Traveling solo is, as far as I’m concerned, truly one of the best and most rewarding gifts you can ever give yourself. Not only it is exciting and fun, but it’s quite an eye-opening and liberating experience as well. Plus, going alone promotes self-discovery, feeds your passion as well as helps you take a step outside your comfort zone. To top it all, it’s a rewarding escape that gives you the freedom to literally do anything and everything that your heart desires. Whether you’re traveling to an international tropical paradise or a local urban haven, you won’t regret traveling Solo. And yet many travelers have memories of extraordinary, eye-opening solo trips, of glorious days when they set out alone and found and saw and noticed things they might never have done otherwise.Why travel Solo? Consider finding out for yourself.
Here are 11 reasons why you should travel Solo at least once in your life.
When you travel Solo, the lack of familiar people to interact with forces you to engage much more directly with your surroundings — on where you are rather than who you’re with. This is probably why many travelers report more vivid memories from solo trips; their attention is absolutely focused on their surroundings.
Unable to rely on your traveling partners to buy breakfast, or use their better language skills to get things done, or distract you during a boring train ride, you’ll have to turn to the locals, whether you’re looking for human interaction or not.
A solo traveler can also seem more approachable. If you’re with a partner or friend, it’s tempting to talk mostly with each other, and outsiders might not want to impose. But if you’re by yourself, it’s often easier for someone else to strike up a conversation with you (or vice versa).
When traveling with others, we are often selective about suggesting activities that we hope everyone will enjoy and find a good use of precious vacation time. If one of these activities doesn’t work out, it can be a source of guilt and conflict.
If you make the wrong choice on a solo trip, there’s no one to worry about other than yourself, and you won’t feel guilty for ruining someone else’s travel day. Plus, it’s easier to ditch your itinerary and move on.
When traveling in a group, changing plans can be rife with interpersonal, financial and other concerns. When Travel Solo, you can simply make a decision and move on. This can apply to decisions both small and large, from deciding where to eat to choose whether to rent a car and leave town.
Truthfully, Travel Solo isn’t as affordable as a trip with your friends, partner, bestie or family. Keep in mind, there’s nobody to split the costs of your hotel accommodations, food, and transportation. On the plus side, however, Travel Solo will teach you how to be frugal as well as help you develop your financial management skills. With no one around to help you out, you’ll be compelled to find ways to reduce your budget during your solo trip.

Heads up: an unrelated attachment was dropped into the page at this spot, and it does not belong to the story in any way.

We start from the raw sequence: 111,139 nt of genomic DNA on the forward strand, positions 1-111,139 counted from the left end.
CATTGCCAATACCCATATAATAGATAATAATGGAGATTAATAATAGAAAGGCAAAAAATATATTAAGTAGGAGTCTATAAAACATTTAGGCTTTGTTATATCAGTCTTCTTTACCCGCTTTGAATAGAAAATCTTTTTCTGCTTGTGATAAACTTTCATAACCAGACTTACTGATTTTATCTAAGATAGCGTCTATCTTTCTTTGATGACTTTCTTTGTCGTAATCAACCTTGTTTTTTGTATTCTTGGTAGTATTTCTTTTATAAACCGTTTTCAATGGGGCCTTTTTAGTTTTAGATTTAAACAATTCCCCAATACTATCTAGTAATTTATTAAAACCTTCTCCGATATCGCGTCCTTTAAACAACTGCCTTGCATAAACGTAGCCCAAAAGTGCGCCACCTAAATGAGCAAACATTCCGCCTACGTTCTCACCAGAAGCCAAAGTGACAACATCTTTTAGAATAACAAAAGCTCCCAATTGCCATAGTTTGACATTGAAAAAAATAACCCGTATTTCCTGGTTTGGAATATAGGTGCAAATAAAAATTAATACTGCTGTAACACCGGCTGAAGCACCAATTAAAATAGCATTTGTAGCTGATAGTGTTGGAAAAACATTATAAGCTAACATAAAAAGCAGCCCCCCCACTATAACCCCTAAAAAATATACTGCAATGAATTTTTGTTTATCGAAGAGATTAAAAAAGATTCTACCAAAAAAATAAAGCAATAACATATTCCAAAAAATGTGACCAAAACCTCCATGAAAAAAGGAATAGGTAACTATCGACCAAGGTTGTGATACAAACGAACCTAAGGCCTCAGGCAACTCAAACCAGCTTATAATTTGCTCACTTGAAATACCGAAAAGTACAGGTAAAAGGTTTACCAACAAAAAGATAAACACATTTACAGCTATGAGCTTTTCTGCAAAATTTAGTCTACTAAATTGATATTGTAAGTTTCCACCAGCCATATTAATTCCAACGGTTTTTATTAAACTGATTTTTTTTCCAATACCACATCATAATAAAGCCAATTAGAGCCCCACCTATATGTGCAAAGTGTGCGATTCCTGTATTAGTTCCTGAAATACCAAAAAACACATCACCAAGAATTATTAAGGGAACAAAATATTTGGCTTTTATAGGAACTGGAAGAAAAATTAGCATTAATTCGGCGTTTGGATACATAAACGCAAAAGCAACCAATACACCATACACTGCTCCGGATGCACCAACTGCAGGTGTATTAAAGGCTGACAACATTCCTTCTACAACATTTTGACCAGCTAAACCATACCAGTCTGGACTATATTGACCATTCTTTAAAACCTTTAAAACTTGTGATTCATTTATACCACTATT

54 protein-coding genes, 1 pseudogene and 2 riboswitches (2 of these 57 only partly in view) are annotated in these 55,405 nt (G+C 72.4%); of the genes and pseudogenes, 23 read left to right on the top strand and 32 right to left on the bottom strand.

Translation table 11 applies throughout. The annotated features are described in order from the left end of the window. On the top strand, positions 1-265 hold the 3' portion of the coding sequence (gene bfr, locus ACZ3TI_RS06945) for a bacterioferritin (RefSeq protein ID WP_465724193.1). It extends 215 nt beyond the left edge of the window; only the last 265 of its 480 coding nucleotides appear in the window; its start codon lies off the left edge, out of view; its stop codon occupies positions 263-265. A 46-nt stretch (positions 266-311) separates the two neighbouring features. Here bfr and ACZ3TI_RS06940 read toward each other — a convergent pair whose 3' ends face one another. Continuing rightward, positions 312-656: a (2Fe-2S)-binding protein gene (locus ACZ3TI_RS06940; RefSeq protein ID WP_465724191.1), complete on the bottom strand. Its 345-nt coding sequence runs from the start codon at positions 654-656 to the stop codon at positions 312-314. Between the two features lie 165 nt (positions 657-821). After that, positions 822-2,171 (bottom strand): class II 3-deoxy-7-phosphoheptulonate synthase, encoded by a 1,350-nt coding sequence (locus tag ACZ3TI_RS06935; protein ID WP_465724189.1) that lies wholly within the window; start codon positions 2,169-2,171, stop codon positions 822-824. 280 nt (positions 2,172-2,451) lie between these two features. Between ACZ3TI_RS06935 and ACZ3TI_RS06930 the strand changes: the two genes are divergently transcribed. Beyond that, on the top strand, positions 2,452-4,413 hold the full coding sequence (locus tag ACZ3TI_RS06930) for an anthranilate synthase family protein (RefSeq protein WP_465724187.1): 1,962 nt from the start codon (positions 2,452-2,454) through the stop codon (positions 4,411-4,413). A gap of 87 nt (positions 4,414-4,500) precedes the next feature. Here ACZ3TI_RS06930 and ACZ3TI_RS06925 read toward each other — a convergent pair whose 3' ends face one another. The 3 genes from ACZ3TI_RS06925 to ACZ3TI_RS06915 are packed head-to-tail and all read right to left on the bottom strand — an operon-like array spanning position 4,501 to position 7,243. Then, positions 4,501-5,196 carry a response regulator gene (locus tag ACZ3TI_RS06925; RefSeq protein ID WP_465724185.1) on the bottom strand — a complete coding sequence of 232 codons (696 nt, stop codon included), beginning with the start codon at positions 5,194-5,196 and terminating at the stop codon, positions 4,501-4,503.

When we are with friends and family, much of our experience is a shared one, which can offer rich rewards but can also create a buffer between us and the world around us. Travel Solo makes remaining in the bubble of your own comfort zone nigh on impossible — which can lead to more intense travel experiences.
Perhaps the most striking thing about Travel Solo is that your schedule is entirely yours to decide. Our everyday lives can be a tyrannical grind of accommodating other people’s schedules, and this can easily carry over to leisure time as we try to pace our vacation days to adapt to the preferences of the group.
Travel Solo, you can walk out of a movie you don’t like, stay for hours in a museum no one else you know would care about, ride an elevated subway to the last stop just for the sights, read a book in your hotel room or whatever you can come up with that would seem a waste of time to almost anyone else. Following your own rhythm without compromise might not be possible in daily life, but it’s great, indulgent fun on a solo vacation.
Travel Solo is an empowering, life-changing journey that can greatly boost your confidence. Once you’ve survived a solo adventure, you’ll feel like you can conquer any challenges and do anything you want. To survive a trip alone (with complex travel plans and language barriers) shows that you’re so much more capable than you think and expect.
There are tons of perks of traveling with someone else, your family or a group of friends. But, sometimes, the people you travel with can become a big distraction. In group travel, the trip is most likely about your shared moments, which can a great thing in some cases, but not always for everybody. Also, let’s face it, you’ll feel the urge to do some catch up with your friends, especially if you haven’t seen one another for a while.
If your idea of a getaway is having fun with a friend or two, then go for it, by all means. If, however, you’re really looking to fully immerse into a place and connect with its people, I suggest that you hit the road alone. To me, the experiences you have a solo traveler are more profound, and tend to be deeper and may leave a longer effect on you.
When you venture out into the world on your own, you eventually need to face who you are, what you care about and what you want to do with your time. Certainly, the literature of our species bears this out, with a journey at the center of many of our greatest and most significant myths, novels and memoirs. Traveling with others you will find great friendship, diversion, and fun; but Travel Solo you might find yourself.